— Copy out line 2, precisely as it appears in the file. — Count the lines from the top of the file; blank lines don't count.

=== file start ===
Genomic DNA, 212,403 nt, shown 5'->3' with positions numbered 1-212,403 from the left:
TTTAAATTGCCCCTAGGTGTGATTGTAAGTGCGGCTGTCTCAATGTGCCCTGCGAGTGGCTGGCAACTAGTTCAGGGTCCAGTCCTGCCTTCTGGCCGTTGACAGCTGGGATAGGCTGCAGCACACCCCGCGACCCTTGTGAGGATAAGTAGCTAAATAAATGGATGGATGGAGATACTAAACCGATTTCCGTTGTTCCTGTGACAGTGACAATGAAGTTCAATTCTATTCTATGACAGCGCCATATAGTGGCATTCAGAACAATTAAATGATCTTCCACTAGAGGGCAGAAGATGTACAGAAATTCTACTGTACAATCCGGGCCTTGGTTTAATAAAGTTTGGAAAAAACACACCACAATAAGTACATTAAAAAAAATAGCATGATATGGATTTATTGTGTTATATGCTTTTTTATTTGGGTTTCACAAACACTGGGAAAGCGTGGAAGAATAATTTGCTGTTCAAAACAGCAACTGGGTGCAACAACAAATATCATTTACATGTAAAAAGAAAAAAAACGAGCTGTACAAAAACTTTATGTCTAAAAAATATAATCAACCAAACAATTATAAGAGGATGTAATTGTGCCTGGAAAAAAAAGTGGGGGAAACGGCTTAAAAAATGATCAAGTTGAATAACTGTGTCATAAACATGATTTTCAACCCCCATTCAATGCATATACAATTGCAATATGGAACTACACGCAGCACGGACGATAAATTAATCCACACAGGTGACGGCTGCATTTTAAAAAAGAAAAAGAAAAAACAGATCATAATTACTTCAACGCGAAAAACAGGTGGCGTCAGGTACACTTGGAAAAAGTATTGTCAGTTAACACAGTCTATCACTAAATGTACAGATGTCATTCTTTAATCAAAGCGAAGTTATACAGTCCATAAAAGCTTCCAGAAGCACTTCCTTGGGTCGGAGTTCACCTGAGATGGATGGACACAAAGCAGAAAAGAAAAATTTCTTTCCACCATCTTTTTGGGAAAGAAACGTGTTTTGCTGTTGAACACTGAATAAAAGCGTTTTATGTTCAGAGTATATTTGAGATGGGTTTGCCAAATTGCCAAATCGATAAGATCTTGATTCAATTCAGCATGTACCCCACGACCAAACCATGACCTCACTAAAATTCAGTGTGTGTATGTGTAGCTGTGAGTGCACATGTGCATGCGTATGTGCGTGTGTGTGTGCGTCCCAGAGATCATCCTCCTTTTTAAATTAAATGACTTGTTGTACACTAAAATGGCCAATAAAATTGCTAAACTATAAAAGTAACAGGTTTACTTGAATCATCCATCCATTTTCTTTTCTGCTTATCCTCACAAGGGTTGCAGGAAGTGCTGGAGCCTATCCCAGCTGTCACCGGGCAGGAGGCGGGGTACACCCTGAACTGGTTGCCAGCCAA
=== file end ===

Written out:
TTTAAATTGCCCCTAGGTGTGATTGTAAGTGCGGCTGTCTCAATGTGCCCTGCGAGTGGCTGGCAACTAGTTCAGGGTCCAGTCCTGCCTTCTGGCCGTTGACAGCTGGGATAGGCTGCAGCACACCCCGCGACCCTTGTGAGGATAAGTAGCTAAATAAATGGATGGATGGAGATACTAAACCGATTTCCGTTGTTCCTGTGACAGTGACAATGAAGTTCAATTCTATTCTATGACAGCGCCATATAGTGGCATTCAGAACAATTAAATGATCTTCCACTAGAGGGCAGAAGATGTACAGAAATTCTACTGTACAATCCGGGCCTTGGTTTAATAAAGTTTGGAAAAAACACACCACAATAAGTACATTAAAAAAAATAGCATGATATGGATTTATTGTGTTATATGCTTTTTTATTTGGGTTTCACAAACACTGGGAAAGCGTGGAAGAATAATTTGCTGTTCAAAACAGCAACTGGGTGCAACAACAAATATCATTTACATGTAAAAAGAAAAAAAACGAGCTGTACAAAAACTTTATGTCTAAAAAATATAATCAACCAAACAATTATAAGAGGATGTAATTGTGCCTGGAAAAAAAAGTGGGGGAAACGGCTTAAAAAATGATCAAGTTGAATAACTGTGTCATAAACATGATTTTCAACCCCCATTCAATGCATATACAATTGCAATATGGAACTACACGCAGCACGGACGATAAATTAATCCACACAGGTGACGGCTGCATTTTAAAAAAGAAAAAGAAAAAACAGATCATAATTACTTCAACGCGAAAAACAGGTGGCGTCAGGTACACTTGGAAAAAGTATTGTCAGTTAACACAGTCTATCACTAAATGTACAGATGTCATTCTTTAATCAAAGCGAAGTTATACAGTCCATAAAAGCTTCCAGAAGCACTTCCTTGGGTCGGAGTTCACCTGAGATGGATGGACACAAAGCAGAAAAGAAAAATTTCTTTCCACCATCTTTTTGGGAAAGAAACGTGTTTTGCTGTTGAACACTGAATAAAAGCGTTTTATGTTCAGAGTATATTTGAGATGGGTTTGCCAAATTGCCAAATCGATAAGATCTTGATTCAATTCAGCATGTACCCCACGACCAAACCATGACCTCACTAAAATTCAGTGTGTGTATGTGTAGCTGTGAGTGCACATGTGCATGCGTATGTGCGTGTGTGTGTGCGTCCCAGAGATCATCCTCCTTTTTAAATTAAATGACTTGTTGTACACTAAAATGGCCAATAAAATTGCTAAACTATAAAAGTAACAGGTTTACTTGAATCATCCATCCATTTTCTTTTCTGCTTATCCTCACAAGGGTTGCAGGAAGTGCTGGAGCCTATCCCAGCTGTCACCGGGCAGGAGGCGGGGTACACCCTGAACTGGTTGCCAGCCAA